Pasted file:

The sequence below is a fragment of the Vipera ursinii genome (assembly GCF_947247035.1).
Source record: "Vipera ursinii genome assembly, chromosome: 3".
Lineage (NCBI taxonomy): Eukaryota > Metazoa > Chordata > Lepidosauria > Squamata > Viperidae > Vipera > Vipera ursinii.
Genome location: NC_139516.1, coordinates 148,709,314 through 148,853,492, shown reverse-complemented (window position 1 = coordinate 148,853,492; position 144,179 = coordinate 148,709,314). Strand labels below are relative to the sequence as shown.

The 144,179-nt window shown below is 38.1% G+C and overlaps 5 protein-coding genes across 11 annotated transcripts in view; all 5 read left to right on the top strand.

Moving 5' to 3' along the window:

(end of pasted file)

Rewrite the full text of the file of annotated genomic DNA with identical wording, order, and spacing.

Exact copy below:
The sequence below is a fragment of the Vipera ursinii genome (assembly GCF_947247035.1).
Source record: "Vipera ursinii genome assembly, chromosome: 3".
Lineage (NCBI taxonomy): Eukaryota > Metazoa > Chordata > Lepidosauria > Squamata > Viperidae > Vipera > Vipera ursinii.
Genome location: NC_139516.1, coordinates 148,709,314 through 148,853,492, shown reverse-complemented (window position 1 = coordinate 148,853,492; position 144,179 = coordinate 148,709,314). Strand labels below are relative to the sequence as shown.

The 144,179-nt window shown below is 38.1% G+C and overlaps 5 protein-coding genes across 11 annotated transcripts in view; all 5 read left to right on the top strand.

Moving 5' to 3' along the window: